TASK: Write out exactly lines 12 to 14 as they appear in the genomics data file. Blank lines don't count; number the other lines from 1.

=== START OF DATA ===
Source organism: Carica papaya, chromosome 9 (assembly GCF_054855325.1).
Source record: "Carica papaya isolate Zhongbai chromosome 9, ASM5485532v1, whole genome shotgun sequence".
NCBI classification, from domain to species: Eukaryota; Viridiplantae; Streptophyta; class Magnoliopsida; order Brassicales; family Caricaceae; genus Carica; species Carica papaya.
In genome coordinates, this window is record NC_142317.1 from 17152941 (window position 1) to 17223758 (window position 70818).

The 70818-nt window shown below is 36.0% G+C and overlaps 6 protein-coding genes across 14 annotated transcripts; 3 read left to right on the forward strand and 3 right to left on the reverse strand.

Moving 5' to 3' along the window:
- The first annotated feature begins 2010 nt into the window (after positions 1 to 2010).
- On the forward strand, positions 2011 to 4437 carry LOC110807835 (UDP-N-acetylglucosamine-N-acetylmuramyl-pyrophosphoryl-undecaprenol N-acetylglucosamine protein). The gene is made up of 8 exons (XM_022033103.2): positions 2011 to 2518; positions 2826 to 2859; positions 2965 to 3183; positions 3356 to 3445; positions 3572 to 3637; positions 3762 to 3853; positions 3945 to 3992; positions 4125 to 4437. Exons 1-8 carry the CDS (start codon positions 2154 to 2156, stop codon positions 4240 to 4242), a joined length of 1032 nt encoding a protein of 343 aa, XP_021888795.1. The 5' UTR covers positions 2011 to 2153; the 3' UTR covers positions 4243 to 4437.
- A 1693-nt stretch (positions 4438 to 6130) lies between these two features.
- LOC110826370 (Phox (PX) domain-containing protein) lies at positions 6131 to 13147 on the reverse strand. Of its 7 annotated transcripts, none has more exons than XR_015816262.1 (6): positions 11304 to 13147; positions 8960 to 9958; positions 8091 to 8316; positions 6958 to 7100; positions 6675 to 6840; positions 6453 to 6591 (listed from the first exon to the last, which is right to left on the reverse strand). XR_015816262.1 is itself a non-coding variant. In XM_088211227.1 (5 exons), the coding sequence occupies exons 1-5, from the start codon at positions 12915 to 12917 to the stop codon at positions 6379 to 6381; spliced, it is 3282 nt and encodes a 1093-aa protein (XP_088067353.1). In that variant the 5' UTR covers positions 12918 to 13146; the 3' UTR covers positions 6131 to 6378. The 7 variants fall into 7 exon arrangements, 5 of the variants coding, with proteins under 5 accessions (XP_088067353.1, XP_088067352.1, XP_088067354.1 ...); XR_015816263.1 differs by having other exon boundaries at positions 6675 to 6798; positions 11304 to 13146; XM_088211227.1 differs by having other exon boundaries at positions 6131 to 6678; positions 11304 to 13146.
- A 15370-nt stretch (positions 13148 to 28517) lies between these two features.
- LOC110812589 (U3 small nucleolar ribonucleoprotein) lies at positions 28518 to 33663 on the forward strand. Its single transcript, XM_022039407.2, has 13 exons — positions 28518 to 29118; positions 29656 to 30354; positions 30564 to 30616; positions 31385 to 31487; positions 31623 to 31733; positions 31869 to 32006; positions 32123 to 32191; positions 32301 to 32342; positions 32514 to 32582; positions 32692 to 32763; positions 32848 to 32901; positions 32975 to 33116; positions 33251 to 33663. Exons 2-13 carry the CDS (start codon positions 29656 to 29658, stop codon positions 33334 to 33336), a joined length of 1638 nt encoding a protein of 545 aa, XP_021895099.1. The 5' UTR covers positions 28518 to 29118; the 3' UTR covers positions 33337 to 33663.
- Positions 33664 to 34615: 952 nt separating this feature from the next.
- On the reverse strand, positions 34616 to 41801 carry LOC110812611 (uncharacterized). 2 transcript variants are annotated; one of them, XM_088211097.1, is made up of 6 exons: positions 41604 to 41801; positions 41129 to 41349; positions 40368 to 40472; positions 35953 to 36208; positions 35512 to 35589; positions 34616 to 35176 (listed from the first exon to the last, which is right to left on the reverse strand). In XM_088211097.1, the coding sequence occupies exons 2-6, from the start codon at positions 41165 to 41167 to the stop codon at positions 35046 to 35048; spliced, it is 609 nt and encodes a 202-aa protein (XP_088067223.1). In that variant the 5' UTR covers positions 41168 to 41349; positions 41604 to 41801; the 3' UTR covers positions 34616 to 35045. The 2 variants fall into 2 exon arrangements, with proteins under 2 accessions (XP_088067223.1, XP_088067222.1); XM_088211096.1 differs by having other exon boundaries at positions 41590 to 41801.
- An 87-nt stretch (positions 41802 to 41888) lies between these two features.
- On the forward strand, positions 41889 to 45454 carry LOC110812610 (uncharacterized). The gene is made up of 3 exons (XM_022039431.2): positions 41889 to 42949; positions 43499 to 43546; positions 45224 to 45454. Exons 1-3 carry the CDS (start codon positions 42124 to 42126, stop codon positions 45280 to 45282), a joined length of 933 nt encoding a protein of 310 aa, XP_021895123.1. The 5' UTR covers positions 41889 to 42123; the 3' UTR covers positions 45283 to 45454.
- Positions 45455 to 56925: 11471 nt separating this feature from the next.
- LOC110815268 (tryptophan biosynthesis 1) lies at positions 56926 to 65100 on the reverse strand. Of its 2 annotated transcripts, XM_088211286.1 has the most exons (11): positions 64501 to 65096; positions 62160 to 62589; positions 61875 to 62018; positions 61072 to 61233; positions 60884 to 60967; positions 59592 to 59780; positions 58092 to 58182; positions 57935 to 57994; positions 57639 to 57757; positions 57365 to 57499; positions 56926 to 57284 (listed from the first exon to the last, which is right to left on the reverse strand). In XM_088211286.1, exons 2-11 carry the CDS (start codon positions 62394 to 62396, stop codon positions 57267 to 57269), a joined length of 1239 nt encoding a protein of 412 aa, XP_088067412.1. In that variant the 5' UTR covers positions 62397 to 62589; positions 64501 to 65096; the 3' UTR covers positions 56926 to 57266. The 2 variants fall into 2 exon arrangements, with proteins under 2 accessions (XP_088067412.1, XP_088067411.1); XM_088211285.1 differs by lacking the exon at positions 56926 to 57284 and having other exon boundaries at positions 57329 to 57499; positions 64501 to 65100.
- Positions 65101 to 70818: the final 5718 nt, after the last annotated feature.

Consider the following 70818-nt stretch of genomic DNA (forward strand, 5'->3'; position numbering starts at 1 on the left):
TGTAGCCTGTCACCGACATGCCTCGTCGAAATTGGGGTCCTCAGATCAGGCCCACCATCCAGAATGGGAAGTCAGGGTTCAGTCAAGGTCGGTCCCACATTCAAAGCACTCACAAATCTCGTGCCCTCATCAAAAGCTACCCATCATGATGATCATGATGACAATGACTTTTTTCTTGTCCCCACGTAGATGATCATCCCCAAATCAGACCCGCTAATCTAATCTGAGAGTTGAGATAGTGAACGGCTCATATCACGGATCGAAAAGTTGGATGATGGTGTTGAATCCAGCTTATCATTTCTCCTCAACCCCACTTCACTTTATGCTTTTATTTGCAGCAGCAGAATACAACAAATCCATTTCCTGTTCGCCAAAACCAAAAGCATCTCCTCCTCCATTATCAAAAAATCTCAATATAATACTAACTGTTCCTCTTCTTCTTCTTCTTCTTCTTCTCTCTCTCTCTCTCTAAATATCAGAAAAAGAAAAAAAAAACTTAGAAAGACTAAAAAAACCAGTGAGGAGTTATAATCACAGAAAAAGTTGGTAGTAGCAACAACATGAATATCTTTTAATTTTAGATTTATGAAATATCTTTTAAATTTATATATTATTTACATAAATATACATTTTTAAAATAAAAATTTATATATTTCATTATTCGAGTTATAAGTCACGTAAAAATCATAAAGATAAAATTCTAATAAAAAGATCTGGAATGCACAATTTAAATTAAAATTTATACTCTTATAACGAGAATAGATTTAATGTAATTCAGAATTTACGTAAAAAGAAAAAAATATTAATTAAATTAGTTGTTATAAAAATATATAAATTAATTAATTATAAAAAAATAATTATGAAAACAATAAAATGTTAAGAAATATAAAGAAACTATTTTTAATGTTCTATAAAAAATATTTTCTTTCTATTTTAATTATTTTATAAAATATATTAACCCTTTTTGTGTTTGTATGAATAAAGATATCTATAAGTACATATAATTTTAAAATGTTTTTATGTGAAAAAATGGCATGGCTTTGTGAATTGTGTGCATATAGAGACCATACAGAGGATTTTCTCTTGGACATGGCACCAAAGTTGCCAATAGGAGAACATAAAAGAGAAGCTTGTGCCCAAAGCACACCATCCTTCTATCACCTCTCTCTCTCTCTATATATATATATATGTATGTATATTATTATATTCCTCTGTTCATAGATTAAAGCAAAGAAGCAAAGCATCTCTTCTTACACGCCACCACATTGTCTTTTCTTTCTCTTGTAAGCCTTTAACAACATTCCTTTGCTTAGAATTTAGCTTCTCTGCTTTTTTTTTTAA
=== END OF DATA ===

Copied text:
- LOC110812589 (U3 small nucleolar ribonucleoprotein) lies at positions 28518 to 33663 on the forward strand. Its single transcript, XM_022039407.2, has 13 exons — positions 28518 to 29118; positions 29656 to 30354; positions 30564 to 30616; positions 31385 to 31487; positions 31623 to 31733; positions 31869 to 32006; positions 32123 to 32191; positions 32301 to 32342; positions 32514 to 32582; positions 32692 to 32763; positions 32848 to 32901; positions 32975 to 33116; positions 33251 to 33663. Exons 2-13 carry the CDS (start codon positions 29656 to 29658, stop codon positions 33334 to 33336), a joined length of 1638 nt encoding a protein of 545 aa, XP_021895099.1. The 5' UTR covers positions 28518 to 29118; the 3' UTR covers positions 33337 to 33663.
- Positions 33664 to 34615: 952 nt separating this feature from the next.
- On the reverse strand, positions 34616 to 41801 carry LOC110812611 (uncharacterized). 2 transcript variants are annotated; one of them, XM_088211097.1, is made up of 6 exons: positions 41604 to 41801; positions 41129 to 41349; positions 40368 to 40472; positions 35953 to 36208; positions 35512 to 35589; positions 34616 to 35176 (listed from the first exon to the last, which is right to left on the reverse strand). In XM_088211097.1, the coding sequence occupies exons 2-6, from the start codon at positions 41165 to 41167 to the stop codon at positions 35046 to 35048; spliced, it is 609 nt and encodes a 202-aa protein (XP_088067223.1). In that variant the 5' UTR covers positions 41168 to 41349; positions 41604 to 41801; the 3' UTR covers positions 34616 to 35045. The 2 variants fall into 2 exon arrangements, with proteins under 2 accessions (XP_088067223.1, XP_088067222.1); XM_088211096.1 differs by having other exon boundaries at positions 41590 to 41801.